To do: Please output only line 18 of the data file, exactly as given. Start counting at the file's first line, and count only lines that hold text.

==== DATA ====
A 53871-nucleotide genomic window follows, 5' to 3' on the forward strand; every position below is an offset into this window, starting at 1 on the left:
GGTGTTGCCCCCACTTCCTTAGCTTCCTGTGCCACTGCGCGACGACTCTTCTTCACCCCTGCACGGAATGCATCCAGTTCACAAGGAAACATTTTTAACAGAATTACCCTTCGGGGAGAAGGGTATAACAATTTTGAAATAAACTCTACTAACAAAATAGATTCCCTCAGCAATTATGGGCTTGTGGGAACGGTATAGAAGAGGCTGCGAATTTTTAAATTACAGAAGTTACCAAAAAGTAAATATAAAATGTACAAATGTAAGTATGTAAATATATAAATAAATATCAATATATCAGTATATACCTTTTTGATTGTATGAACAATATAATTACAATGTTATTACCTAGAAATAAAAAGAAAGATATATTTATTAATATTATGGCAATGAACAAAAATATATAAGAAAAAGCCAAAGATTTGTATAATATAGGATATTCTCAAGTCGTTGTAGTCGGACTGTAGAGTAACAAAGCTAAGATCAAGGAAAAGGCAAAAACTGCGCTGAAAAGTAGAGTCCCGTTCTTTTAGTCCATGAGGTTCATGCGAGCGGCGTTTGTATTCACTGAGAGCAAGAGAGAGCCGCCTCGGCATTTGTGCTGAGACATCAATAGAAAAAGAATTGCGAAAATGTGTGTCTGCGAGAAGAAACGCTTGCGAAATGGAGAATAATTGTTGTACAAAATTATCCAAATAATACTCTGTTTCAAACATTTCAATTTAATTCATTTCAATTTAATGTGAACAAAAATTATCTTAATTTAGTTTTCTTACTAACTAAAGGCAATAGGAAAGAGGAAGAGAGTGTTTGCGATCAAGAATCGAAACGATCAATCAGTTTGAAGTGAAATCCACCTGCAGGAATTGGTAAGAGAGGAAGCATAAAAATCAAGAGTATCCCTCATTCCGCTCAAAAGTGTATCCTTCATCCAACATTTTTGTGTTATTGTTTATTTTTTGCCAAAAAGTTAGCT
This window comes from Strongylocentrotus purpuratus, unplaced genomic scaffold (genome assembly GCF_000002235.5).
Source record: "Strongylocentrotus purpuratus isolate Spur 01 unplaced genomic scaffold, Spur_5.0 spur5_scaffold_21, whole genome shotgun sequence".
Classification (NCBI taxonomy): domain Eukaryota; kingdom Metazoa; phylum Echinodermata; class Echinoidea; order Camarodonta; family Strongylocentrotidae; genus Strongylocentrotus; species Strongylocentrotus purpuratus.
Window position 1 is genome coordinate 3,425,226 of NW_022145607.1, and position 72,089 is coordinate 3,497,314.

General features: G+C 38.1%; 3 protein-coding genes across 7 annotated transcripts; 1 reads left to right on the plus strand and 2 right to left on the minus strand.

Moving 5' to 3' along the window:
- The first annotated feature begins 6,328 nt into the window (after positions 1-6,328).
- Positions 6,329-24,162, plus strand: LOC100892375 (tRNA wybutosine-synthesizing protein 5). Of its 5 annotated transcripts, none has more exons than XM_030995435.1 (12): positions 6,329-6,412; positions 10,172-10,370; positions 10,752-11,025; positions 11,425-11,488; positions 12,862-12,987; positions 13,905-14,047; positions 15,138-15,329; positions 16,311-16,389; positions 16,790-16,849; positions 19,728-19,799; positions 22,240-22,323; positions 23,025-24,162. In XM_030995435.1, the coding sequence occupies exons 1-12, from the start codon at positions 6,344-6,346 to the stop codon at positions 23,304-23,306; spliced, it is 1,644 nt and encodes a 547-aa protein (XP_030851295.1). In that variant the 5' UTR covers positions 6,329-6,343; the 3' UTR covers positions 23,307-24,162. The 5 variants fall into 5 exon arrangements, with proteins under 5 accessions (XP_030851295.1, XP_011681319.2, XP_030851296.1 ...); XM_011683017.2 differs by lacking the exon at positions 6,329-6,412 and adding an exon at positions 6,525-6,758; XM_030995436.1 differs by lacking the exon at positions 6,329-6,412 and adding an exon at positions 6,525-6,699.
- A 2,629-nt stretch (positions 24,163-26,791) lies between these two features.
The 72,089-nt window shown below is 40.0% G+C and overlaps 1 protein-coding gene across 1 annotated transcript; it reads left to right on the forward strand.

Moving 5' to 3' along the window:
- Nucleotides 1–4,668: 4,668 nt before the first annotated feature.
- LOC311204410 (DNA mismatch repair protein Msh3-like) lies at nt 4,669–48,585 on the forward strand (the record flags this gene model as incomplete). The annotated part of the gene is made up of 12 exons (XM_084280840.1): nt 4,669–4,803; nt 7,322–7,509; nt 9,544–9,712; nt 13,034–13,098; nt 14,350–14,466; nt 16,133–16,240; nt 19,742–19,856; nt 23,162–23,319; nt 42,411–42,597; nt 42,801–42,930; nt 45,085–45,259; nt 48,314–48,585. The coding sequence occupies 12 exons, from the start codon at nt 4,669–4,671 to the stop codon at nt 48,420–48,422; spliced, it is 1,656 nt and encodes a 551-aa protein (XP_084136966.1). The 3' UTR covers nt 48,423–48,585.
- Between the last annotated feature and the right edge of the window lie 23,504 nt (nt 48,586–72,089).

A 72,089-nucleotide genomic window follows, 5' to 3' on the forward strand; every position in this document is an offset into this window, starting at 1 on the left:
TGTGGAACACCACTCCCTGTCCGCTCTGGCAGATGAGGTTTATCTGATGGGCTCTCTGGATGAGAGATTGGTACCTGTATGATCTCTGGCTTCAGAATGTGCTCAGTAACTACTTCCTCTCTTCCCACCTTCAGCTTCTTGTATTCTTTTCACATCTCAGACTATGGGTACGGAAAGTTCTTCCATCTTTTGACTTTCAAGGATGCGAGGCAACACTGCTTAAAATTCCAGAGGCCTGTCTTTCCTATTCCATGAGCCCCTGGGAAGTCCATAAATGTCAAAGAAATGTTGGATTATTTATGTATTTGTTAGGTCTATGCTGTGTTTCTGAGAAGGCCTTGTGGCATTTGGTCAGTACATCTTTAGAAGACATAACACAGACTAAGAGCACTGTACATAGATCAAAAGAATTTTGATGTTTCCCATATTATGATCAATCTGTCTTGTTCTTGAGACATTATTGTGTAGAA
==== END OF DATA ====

TGTGGAACACCACTCCCTGTCCGCTCTGGCAGATGAGGTTTATCTGATGGGCTCTCTGGATGAGAGATTGGTACCTGTATGATCTCTGGCTTCAGAATGTGCTCAGTAACTACTTCCTCTCTTCCCACCTTCAGCTTCTTGTATTCTTTTCACATCTCAGACTATGGGTACGGAAAGTTCTTCCATCTTTTGACTTTCAAGGATGCGAGGCAACACTGCTTAAAATTCCAGAGGCCTGTCTTTCCTATTCCATGAGCCCCTGGGAAGTCCATAAATGTCAAAGAAATGTTGGATTATTTATGTATTTGTTAGGTCTATGCTGTGTTTCTGAGAAGGCCTTGTGGCATTTGGTCAGTACATCTTTAGAAGACATAACACAGACTAAGAGCACTGTACATAGATCAAAAGAATTTTGATGTTTCCCATATTATGATCAATCTGTCTTGTTCTTGAGACATTATTGTGTAGAA